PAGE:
I have a papyrus plant that I planned to place near a freshwater lagoon overflow perimeter. It is deemed 'wetland' but there is hardly ever visible water in it, but it is moist. In coastal SC. , should I divide the plant now and put it in the ground or should I divide it into pots and bring it inside for the winter and plant in the ground in spring?
You should still be ok where you are replanting into the ground. The plant needs a few weeks to settle in before it can handle cold weather and if you are not expecting (below 45F) cold weather for at least the next few weeks, you should be fine.
If you think that it may get cold in the next few weeks, I would bring them indoors and plant out in the spring.
Soil composition for growing papyrus plants.
These plants are tolerant of various soil types as long as it remains moist. This article will help with growing papyrus: https://www.gardeningknowhow.com/ornamental/foliage/papyrus/papyrus-plants.htm
Why do stems of my papyrus grass break?
This generally indicates that it is not getting enough light, but can also indicate that it does not have enough nutrients. If you can get them more light, that would be best, but you can also try a fertilizer to see if that helps.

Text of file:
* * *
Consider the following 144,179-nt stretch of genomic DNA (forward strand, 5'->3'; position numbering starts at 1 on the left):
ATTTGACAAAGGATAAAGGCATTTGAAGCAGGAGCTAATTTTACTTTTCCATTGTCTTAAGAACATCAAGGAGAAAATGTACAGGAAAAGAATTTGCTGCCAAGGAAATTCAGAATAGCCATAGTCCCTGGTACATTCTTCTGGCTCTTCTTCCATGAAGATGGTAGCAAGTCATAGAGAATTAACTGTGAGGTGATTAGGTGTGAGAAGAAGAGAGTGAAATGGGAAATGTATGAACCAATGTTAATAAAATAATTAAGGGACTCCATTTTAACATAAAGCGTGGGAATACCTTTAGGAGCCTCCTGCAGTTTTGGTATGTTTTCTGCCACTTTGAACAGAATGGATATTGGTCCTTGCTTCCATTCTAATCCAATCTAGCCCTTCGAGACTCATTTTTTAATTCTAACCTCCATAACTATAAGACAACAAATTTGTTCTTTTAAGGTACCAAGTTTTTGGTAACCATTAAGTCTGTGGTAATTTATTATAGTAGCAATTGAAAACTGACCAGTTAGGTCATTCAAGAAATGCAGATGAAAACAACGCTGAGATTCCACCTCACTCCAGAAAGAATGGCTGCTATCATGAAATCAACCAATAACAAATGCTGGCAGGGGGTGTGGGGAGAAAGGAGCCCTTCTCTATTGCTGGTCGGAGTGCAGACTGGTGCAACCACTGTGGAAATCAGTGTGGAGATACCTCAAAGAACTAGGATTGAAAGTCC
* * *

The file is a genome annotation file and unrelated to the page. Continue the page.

I have a small Egyptian Papyrus that used to create umbels. It is currently in a 1 gal. sized pot in another pot that is kept filled with water. The plant seems otherwise healthy but it doesn't flower anymore. It is brought in every year when the temperatures start to dip. Any suggestions?
High phosphorus fertilizer or bone meal should help with flowering.
Are you fertilizing? If not, use a well balanced plant food according to package directions.
I have a papyrus plant that I love that appears to have a fungal infection. I was wondering what I can do to get rid of the fungus. I would like to do whatever I can to save the plant but have never dealt with this before. Please help!
If you suspect a fungus, then a general fungicide applied to the plant should clear it up. If you can find it, I like neem oil, as it is organic and also treats pests.
How much room is needed for a papyrus and can the roots break down block walls or swimming pool walls?
These plants typically do not have very invasive root systems and are normally considered annuals in most areas anyway. I would, however, give them at least a couple feet of spacing away from walls or other structures. For more info on growing these plants, this article should help: https://www.gardeningknowhow.com/ornamental/foliage/papyrus/papyrus-plants.htm
I seem to have a flowering papyrus, but the flower doesn't look as if it belongs to the papyrus. The stem is long and fleshy, and at the end of it there are orange flowers coming into bloom. I followed the stem down to the base of the plant in the pot. Could it be some sort of hybrid with god knows what? It appears to be a bulb but how it got there is anyone's guess. The papyrus came by bird mail. Thanks.
Do you have a picture of this flowering bulb? If so, send it in and we can help to identify it for you.